A record 60 international casting directors are heading to Berlin this week for Shooting Stars. We talk to one of them: Britain’s Leo Davis.
|Marwan Kenzari (Shooting Stars 2014) with Leo Davis|
Leo Davis began her career in casting more than 30 years ago. Having worked in theatre in both Liverpool and London, she tried to persuade casting director Susie Figgis to take her on as an assistant. Figgis felt she didn’t need one at that time, but changed her mind when she landed Richard Attenborough’s epic Gandhi. “It was such a huge film,” says Davis, “there was no way she could do it on her own. I went in as her assistant, and stayed about ten years, I think. And then I branched out on my own.”
Davis has been attending the International Casting Directors Network in Berlin since its inception in 2005, an event that is programmed so that the attendees can meet and interact with the Shooting Stars each year. This year, a record 60 casting directors from all over the world will attend, including heads of casting from Hollywood studios Paramount and Warner Bros. Opportunities for the casting directors to meet the Shooting Stars have been expanded, with two separate networking sessions for the 2015 edition.
Although Davis explains that challenges remain with producers forever seeking star names not just in the lead role but also in several supporting parts, even for low-budget films, one positive is the growing international nature of casting. “Yes! That’s great news,” she says. “I would think Shooting Stars has had a huge deal of input into that.”
|Tusse Lande, Leo Davis and Debbie McWilliams at the annual ICDN meeting|
In upcoming film The Ones Below, directed by David Farr (co-writer of Hanna), Davis has cast Finnish actress Laura Birn, a 2013 Shooting Star. She has also cast Dutch 2006 Shooting Star Mimoun Oaissa in the Hanif Kureishi-scripted short Weddings and Beheadings. Earlier, Davis cast Danish 1999 Shooting Star Iben Hjejle in High Fidelity (2000), opposite John Cusack.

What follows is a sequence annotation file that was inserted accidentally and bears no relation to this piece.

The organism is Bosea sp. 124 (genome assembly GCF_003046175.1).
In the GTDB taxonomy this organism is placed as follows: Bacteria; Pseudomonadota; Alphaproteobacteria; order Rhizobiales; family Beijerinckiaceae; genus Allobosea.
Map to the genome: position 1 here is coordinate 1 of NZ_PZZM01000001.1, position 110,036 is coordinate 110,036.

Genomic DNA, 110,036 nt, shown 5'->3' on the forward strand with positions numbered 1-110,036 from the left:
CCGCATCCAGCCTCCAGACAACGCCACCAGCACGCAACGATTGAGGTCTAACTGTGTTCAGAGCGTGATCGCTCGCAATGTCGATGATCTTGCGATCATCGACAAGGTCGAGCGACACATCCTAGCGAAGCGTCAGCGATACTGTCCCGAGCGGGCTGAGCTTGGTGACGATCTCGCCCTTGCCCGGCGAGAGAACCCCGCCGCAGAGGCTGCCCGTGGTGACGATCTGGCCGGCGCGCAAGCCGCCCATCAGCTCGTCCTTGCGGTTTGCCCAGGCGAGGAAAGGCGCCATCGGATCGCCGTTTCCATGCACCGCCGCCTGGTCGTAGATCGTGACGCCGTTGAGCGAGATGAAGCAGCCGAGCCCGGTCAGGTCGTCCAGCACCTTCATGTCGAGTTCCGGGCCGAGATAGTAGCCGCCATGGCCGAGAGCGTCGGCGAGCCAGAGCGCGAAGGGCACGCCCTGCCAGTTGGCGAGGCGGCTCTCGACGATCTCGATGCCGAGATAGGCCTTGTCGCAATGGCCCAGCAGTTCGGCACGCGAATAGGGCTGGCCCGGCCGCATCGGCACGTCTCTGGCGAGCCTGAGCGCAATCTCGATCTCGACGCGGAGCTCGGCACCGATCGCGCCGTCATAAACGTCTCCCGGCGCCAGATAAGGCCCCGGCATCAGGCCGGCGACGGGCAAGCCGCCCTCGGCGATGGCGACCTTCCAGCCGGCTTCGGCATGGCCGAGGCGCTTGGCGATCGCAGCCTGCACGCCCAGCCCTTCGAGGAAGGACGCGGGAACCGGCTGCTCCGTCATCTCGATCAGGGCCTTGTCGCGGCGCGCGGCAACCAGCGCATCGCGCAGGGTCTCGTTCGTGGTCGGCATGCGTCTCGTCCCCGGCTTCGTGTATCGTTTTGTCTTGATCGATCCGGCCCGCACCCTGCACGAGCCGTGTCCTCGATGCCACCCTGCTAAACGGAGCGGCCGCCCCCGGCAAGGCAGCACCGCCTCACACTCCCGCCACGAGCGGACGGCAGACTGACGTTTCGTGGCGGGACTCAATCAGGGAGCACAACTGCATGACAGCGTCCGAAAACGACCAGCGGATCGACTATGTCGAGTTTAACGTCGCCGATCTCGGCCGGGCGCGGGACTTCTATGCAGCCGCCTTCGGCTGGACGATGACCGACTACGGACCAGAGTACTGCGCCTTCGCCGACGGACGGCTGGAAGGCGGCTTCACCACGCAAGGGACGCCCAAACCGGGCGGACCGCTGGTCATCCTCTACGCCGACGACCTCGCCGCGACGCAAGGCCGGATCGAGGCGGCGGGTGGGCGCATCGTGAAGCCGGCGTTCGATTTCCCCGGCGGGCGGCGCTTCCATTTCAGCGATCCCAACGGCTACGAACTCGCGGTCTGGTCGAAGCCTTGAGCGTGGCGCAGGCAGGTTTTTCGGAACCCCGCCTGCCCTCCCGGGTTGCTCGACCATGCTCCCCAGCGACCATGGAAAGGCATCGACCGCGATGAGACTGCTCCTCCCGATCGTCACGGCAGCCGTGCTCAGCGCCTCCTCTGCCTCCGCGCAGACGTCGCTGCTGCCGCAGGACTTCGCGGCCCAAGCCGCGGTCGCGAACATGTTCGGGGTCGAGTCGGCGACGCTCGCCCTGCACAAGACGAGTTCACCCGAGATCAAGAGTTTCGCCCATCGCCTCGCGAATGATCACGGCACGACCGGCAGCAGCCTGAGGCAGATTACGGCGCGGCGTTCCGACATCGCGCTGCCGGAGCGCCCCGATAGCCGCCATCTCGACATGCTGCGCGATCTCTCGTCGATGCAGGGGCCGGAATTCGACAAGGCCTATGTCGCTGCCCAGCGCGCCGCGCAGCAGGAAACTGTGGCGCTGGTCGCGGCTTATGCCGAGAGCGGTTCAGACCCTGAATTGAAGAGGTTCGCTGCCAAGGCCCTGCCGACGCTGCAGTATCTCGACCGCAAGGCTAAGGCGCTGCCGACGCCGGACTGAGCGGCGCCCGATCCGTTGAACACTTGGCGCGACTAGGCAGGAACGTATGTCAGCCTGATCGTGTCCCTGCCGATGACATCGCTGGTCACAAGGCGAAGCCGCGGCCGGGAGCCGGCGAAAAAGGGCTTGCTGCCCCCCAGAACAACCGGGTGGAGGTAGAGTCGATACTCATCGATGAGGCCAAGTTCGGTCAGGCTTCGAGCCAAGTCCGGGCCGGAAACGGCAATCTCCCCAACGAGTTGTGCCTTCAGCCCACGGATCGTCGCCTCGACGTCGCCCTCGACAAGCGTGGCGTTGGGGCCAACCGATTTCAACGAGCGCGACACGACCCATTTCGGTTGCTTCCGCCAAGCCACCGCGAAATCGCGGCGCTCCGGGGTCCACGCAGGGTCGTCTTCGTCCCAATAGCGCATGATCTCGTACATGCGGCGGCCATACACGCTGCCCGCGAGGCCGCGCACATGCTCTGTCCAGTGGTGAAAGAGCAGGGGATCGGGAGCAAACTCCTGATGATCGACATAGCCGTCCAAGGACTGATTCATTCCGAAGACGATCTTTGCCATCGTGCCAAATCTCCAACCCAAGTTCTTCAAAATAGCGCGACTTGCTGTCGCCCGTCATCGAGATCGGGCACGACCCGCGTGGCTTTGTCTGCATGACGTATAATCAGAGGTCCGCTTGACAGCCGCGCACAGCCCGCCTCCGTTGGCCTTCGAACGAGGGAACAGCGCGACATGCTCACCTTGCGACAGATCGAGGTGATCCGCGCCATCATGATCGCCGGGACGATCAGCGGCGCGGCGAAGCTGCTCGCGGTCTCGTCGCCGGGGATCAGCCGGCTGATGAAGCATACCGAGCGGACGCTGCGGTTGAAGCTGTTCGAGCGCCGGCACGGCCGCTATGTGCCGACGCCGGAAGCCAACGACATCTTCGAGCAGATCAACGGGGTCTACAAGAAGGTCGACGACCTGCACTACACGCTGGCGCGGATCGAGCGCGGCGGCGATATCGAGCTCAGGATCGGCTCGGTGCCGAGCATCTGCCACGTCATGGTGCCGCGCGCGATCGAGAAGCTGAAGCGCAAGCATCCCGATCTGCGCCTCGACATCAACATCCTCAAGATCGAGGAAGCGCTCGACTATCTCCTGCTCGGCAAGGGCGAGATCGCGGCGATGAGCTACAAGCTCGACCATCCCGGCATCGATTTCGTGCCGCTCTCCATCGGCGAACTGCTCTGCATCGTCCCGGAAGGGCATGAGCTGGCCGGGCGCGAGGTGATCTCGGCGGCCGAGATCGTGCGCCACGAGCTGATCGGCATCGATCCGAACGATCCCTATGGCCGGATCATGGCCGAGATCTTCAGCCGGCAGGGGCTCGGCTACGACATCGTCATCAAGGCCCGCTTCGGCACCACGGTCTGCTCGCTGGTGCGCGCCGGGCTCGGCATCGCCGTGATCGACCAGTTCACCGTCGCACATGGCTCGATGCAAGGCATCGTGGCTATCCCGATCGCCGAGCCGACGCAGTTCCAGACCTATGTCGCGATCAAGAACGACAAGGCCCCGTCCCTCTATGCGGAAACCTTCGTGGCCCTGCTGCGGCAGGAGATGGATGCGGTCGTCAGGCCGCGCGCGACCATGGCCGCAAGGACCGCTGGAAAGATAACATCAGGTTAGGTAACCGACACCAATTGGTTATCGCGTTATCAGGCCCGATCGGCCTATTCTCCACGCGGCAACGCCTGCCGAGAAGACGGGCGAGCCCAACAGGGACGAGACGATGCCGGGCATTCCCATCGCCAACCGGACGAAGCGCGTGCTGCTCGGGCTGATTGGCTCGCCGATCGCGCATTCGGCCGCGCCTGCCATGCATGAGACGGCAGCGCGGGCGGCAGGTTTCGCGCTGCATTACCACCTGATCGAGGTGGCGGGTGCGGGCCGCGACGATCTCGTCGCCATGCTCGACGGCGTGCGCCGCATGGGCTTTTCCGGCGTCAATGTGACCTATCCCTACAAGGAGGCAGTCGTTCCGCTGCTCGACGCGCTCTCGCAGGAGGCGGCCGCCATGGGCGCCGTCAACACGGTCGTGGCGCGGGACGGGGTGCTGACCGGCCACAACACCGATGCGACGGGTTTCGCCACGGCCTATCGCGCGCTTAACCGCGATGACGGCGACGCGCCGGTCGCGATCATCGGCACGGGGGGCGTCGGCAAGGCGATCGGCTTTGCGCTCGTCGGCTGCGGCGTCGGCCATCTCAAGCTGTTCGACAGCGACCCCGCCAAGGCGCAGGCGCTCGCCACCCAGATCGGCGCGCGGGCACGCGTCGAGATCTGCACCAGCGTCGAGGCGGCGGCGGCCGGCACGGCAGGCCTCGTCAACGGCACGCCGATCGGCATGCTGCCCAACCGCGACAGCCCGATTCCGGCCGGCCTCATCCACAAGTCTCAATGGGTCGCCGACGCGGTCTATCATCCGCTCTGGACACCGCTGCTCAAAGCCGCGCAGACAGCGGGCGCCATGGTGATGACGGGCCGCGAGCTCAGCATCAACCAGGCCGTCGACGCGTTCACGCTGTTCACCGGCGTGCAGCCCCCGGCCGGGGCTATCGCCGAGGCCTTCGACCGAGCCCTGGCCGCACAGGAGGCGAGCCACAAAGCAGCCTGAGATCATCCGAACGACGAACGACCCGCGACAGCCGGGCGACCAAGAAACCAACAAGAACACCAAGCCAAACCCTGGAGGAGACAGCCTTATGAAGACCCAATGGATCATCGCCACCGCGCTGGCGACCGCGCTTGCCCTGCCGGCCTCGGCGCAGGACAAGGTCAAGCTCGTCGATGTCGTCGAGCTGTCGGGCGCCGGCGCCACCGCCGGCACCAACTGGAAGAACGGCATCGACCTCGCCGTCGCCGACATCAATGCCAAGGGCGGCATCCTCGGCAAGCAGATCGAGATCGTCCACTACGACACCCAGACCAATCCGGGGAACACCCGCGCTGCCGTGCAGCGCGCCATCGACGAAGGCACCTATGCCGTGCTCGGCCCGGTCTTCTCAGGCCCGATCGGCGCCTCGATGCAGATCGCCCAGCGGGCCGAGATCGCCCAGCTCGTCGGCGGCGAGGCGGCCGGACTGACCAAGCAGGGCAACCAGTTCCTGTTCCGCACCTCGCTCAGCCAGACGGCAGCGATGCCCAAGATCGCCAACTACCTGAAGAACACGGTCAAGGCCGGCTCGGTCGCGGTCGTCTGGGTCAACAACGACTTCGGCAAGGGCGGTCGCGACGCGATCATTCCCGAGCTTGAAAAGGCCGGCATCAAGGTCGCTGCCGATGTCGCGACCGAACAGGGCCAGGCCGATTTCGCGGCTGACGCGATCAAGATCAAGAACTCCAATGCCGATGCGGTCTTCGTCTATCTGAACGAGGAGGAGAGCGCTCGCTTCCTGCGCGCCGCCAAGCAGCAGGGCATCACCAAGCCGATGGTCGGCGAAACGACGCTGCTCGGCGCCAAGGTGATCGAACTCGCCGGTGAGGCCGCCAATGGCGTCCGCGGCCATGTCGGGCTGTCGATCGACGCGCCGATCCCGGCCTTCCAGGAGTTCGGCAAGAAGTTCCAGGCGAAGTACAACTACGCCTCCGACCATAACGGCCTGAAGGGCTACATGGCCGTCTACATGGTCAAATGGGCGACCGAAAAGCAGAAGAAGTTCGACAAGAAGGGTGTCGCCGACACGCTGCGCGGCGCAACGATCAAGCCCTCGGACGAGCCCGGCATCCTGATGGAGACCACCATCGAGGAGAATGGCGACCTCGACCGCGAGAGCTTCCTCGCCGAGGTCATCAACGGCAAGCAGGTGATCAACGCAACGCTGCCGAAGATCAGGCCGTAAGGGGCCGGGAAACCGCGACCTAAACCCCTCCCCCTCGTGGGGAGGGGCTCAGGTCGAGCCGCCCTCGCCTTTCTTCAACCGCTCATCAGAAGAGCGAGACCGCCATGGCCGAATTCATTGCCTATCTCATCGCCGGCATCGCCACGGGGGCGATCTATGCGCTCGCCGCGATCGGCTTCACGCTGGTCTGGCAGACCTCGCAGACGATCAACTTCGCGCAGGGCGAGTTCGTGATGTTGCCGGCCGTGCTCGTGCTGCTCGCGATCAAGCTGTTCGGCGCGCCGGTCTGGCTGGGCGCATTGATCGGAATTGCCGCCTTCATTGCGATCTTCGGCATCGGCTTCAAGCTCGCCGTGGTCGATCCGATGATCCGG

“They’re so exciting, the European actors,” says Davis. “They’re ambitious, they want to make it, and at the same time they’ve got great taste, so it’s a good combination. They’re not looking for the giant American TV series, or their heads aren’t into the massive American lead role. They want to do good work.”
|Leo Davis with Shooting Star Mikkel Boe Følsgaard at the 2013 Casting Breakfast|
As for the private sessions with the ICDN, Davis reveals that the discussions are important for sharing information and comparing challenges faced in different territories. “We’ll spend time discussing why, until quite recently, the French didn’t give casting directors credits. Well, we’ve always had credit [in the UK]. It’s different things, about issues like payment. If I go and see a Russian film, and I think an actor is superb, I can always go to the Russian casting director and say, is he [consistently] superb, have you seen him in the theatre, give me more information.
“It’s become a kind of help network. If I’m doing something in France, instead of casting it myself, I’ll always say at the beginning, ‘Why don’t we employ a French casting director? I know three or four!’ And you try and get them jobs as well because they know what they are talking about. Having said that, it’s a challenge, because producers rarely want to fork out more money for an additional casting director.”
Casting remains the art of the possible: finding actors that are inspired choices for the role, while working within the star-driven constraints of the film’s financiers. For that reason, working with Stephen Frears on his 1993 Irish film The Snapper endures as a cherished memory for Davis.
This preference for fresh faces means that US producers have tended not to come calling for Davis’ services. “I don’t think I ever get Hollywood films,” she chuckles. “They think I’m a pain in the arse. Because you’re saying things like, ‘Let’s cast it properly.’ The job’s gone immediately once you say that. They only want to hear about Bradley Cooper.”